Challenge: What minimal hardware is needed to run resource-consuming applications (perhaps all of Libre Office?) in Lisa KDE acceptably?

    Imho, trying to run Lisa KDE with 1 GB of RAM (shared with video) is a sick joke, as I have said before. Maybe I am wrong. I don’t use such terms casually, btw.

    It might help to develop an application benchmark, perhaps a word-processing or spreadsheet (or GIMP?) running with a standard data file. Main aim would not be to find out how fast it would run, but whether it would a) run at all, and b) run acceptably fast.

    My cheapo machine would not even boot to a usable desktop with Lisa KDE, fairly sure! (Athlon 64, 2.2 GHz, ~890 MB of RAM (rest of 1 GB is for video), nVidia 6100 on motherboard, BIOS dated 2006).

    I have been an amateur recorder (block flute) player for about 50 years, and was rather good a while back (country dance, mostly English). Amateur recorder playing attracts social misfits. They are not bad people, though. Seems to me that an influential minority in Linux is also a collection of social misfits who can do more harm than recorder players. Linus is no social misfit; try watching some YouTube interviews. Btw, recorders are serious instruments. If you have doubts, try to hear the Flanders Recorder Quartet.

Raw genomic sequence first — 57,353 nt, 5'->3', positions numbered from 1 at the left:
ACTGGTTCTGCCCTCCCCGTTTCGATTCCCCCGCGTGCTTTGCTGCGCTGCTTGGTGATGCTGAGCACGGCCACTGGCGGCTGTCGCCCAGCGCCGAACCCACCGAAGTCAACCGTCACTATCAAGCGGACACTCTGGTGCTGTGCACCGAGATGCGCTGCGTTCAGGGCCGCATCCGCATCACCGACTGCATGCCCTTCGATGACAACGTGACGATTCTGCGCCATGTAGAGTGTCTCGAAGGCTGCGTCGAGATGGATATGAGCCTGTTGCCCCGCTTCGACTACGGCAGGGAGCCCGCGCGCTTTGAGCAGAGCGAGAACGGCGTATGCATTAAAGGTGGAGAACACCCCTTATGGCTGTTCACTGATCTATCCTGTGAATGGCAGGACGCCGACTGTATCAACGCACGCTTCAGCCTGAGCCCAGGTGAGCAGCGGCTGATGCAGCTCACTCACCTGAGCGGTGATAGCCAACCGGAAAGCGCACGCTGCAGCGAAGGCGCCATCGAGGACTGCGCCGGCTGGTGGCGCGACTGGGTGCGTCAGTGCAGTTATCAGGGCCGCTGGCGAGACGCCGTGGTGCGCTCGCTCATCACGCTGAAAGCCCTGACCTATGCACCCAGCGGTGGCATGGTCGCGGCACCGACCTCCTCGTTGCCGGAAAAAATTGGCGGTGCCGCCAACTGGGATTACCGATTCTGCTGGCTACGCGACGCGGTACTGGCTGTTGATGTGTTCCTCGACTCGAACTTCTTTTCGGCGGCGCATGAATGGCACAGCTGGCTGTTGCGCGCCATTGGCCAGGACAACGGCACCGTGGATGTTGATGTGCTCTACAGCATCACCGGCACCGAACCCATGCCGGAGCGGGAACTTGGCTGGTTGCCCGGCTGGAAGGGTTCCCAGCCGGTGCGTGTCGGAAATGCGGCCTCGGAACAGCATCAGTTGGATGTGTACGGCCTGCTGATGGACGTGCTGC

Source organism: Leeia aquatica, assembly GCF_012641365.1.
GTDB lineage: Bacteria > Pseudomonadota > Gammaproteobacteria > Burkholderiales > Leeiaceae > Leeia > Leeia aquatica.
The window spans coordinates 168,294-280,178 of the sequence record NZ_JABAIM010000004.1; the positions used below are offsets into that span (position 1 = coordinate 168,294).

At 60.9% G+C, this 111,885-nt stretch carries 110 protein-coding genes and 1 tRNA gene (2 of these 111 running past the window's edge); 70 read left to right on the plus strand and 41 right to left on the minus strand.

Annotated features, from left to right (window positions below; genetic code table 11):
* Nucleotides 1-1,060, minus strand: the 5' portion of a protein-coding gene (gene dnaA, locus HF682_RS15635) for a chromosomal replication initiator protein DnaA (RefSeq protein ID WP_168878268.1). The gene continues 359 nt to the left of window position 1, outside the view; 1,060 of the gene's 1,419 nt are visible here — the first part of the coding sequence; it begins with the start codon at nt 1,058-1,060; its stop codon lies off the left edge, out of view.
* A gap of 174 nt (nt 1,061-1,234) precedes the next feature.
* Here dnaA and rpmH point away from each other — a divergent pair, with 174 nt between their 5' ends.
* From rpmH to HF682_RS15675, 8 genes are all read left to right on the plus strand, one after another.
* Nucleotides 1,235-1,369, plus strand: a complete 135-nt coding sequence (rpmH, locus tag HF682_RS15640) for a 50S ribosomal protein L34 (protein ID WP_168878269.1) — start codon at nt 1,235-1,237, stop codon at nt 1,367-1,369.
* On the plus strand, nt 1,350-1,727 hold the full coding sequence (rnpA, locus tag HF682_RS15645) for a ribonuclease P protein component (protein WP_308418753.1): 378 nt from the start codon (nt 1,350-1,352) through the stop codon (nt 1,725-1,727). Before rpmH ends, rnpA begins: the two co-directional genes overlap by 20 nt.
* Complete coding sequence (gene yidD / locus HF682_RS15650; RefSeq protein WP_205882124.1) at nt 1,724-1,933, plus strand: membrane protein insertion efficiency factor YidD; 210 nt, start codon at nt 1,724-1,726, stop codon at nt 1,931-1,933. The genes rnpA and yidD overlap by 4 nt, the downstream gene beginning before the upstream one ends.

However, those Linux types who hate users and reply “RTFM” to requests for help surely do not help the greater cause. These types have so little self-respect that they desperately hug arcane Linux knowledge to themselves (and assuredly don’t want to share it), so they can try to feel superior.